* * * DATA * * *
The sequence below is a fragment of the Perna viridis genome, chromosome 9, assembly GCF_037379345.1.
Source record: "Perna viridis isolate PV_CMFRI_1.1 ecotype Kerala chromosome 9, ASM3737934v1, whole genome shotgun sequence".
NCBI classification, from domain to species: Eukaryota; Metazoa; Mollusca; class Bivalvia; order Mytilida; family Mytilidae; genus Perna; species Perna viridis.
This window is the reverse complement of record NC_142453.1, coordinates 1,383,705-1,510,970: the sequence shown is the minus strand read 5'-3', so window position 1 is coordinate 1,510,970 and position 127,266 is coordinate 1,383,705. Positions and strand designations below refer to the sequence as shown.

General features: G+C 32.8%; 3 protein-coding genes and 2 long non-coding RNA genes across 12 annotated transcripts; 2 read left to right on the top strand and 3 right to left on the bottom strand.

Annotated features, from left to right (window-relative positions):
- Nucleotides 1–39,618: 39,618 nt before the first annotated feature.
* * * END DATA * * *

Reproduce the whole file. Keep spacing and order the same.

The sequence below is a fragment of the Perna viridis genome, chromosome 9, assembly GCF_037379345.1.
Source record: "Perna viridis isolate PV_CMFRI_1.1 ecotype Kerala chromosome 9, ASM3737934v1, whole genome shotgun sequence".
NCBI classification, from domain to species: Eukaryota; Metazoa; Mollusca; class Bivalvia; order Mytilida; family Mytilidae; genus Perna; species Perna viridis.
This window is the reverse complement of record NC_142453.1, coordinates 1,383,705-1,510,970: the sequence shown is the minus strand read 5'-3', so window position 1 is coordinate 1,510,970 and position 127,266 is coordinate 1,383,705. Positions and strand designations below refer to the sequence as shown.

General features: G+C 32.8%; 3 protein-coding genes and 2 long non-coding RNA genes across 12 annotated transcripts; 2 read left to right on the top strand and 3 right to left on the bottom strand.

Annotated features, from left to right (window-relative positions):
- Nucleotides 1–39,618: 39,618 nt before the first annotated feature.